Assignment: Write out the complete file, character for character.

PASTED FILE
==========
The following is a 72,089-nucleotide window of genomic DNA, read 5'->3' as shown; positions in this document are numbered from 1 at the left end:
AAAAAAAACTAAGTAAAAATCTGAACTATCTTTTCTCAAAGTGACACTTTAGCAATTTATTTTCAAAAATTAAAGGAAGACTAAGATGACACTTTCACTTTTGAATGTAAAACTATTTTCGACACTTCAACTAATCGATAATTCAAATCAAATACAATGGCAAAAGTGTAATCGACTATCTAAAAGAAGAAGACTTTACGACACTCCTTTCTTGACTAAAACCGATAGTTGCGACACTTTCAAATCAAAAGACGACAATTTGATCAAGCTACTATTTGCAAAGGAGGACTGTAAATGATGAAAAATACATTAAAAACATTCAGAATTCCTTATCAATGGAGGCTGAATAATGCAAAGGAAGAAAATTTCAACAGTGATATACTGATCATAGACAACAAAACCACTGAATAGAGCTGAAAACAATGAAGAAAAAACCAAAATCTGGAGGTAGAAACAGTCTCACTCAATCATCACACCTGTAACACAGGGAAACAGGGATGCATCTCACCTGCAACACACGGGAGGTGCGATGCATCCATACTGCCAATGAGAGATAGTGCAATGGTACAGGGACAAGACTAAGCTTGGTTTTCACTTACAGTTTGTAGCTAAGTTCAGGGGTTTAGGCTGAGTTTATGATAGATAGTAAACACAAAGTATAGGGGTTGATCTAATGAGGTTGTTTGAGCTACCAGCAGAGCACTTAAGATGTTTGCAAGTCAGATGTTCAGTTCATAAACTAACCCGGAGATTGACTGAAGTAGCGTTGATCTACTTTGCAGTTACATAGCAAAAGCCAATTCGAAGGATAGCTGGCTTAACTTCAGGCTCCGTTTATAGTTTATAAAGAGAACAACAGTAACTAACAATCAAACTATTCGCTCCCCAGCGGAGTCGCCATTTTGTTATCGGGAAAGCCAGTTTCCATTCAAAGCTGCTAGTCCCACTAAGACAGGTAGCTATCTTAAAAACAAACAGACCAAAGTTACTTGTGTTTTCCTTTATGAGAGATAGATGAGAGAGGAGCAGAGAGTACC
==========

The following is a 72,089-nucleotide window of genomic DNA, read 5'->3' as shown; positions in this document are numbered from 1 at the left end:
AAAAAAAACTAAGTAAAAATCTGAACTATCTTTTCTCAAAGTGACACTTTAGCAATTTATTTTCAAAAATTAAAGGAAGACTAAGATGACACTTTCACTTTTGAATGTAAAACTATTTTCGACACTTCAACTAATCGATAATTCAAATCAAATACAATGGCAAAAGTGTAATCGACTATCTAAAAGAAGAAGACTTTACGACACTCCTTTCTTGACTAAAACCGATAGTTGCGACACTTTCAAATCAAAAGACGACAATTTGATCAAGCTACTATTTGCAAAGGAGGACTGTAAATGATGAAAAATACATTAAAAACATTCAGAATTCCTTATCAATGGAGGCTGAATAATGCAAAGGAAGAAAATTTCAACAGTGATATACTGATCATAGACAACAAAACCACTGAATAGAGCTGAAAACAATGAAGAAAAAACCAAAATCTGGAGGTAGAAACAGTCTCACTCAATCATCACACCTGTAACACAGGGAAACAGGGATGCATCTCACCTGCAACACACGGGAGGTGCGATGCATCCATACTGCCAATGAGAGATAGTGCAATGGTACAGGGACAAGACTAAGCTTGGTTTTCACTTACAGTTTGTAGCTAAGTTCAGGGGTTTAGGCTGAGTTTATGATAGATAGTAAACACAAAGTATAGGGGTTGATCTAATGAGGTTGTTTGAGCTACCAGCAGAGCACTTAAGATGTTTGCAAGTCAGATGTTCAGTTCATAAACTAACCCGGAGATTGACTGAAGTAGCGTTGATCTACTTTGCAGTTACATAGCAAAAGCCAATTCGAAGGATAGCTGGCTTAACTTCAGGCTCCGTTTATAGTTTATAAAGAGAACAACAGTAACTAACAATCAAACTATTCGCTCCCCAGCGGAGTCGCCATTTTGTTATCGGGAAAGCCAGTTTCCATTCAAAGCTGCTAGTCCCACTAAGACAGGTAGCTATCTTAAAAACAAACAGACCAAAGTTACTTGTGTTTTCCTTTATGAGAGATAGATGAGAGAGGAGCAGAGAGTACC